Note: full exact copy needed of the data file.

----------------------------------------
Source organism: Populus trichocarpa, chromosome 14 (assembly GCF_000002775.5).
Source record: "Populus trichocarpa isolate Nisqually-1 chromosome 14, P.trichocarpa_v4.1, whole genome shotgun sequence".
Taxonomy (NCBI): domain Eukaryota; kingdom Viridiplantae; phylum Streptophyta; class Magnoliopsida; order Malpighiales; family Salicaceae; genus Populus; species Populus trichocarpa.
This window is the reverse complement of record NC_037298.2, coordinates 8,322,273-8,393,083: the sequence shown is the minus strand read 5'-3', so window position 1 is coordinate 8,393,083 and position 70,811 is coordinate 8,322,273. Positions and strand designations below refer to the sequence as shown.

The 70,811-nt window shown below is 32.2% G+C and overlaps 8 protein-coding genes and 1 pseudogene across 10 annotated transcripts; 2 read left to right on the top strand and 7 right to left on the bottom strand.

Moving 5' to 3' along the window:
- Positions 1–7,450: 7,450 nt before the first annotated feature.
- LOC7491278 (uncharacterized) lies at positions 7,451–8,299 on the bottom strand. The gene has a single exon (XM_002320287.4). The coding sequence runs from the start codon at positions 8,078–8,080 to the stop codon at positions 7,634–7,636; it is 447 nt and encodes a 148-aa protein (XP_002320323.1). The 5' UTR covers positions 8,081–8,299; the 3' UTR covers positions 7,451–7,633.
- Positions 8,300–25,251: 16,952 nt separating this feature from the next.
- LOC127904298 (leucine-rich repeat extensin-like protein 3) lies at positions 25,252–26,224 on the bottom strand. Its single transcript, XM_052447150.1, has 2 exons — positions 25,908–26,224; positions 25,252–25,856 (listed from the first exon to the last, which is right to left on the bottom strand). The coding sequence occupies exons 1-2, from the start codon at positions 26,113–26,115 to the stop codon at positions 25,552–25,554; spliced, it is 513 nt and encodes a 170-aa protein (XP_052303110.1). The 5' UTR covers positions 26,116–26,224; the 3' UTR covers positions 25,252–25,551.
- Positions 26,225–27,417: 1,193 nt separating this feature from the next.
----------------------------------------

Source organism: Populus trichocarpa, chromosome 14 (assembly GCF_000002775.5).
Source record: "Populus trichocarpa isolate Nisqually-1 chromosome 14, P.trichocarpa_v4.1, whole genome shotgun sequence".
Taxonomy (NCBI): domain Eukaryota; kingdom Viridiplantae; phylum Streptophyta; class Magnoliopsida; order Malpighiales; family Salicaceae; genus Populus; species Populus trichocarpa.
This window is the reverse complement of record NC_037298.2, coordinates 8,322,273-8,393,083: the sequence shown is the minus strand read 5'-3', so window position 1 is coordinate 8,393,083 and position 70,811 is coordinate 8,322,273. Positions and strand designations below refer to the sequence as shown.

The 70,811-nt window shown below is 32.2% G+C and overlaps 8 protein-coding genes and 1 pseudogene across 10 annotated transcripts; 2 read left to right on the top strand and 7 right to left on the bottom strand.

Moving 5' to 3' along the window:
- Positions 1–7,450: 7,450 nt before the first annotated feature.
- LOC7491278 (uncharacterized) lies at positions 7,451–8,299 on the bottom strand. The gene has a single exon (XM_002320287.4). The coding sequence runs from the start codon at positions 8,078–8,080 to the stop codon at positions 7,634–7,636; it is 447 nt and encodes a 148-aa protein (XP_002320323.1). The 5' UTR covers positions 8,081–8,299; the 3' UTR covers positions 7,451–7,633.
- Positions 8,300–25,251: 16,952 nt separating this feature from the next.
- LOC127904298 (leucine-rich repeat extensin-like protein 3) lies at positions 25,252–26,224 on the bottom strand. Its single transcript, XM_052447150.1, has 2 exons — positions 25,908–26,224; positions 25,252–25,856 (listed from the first exon to the last, which is right to left on the bottom strand). The coding sequence occupies exons 1-2, from the start codon at positions 26,113–26,115 to the stop codon at positions 25,552–25,554; spliced, it is 513 nt and encodes a 170-aa protein (XP_052303110.1). The 5' UTR covers positions 26,116–26,224; the 3' UTR covers positions 25,252–25,551.
- Positions 26,225–27,417: 1,193 nt separating this feature from the next.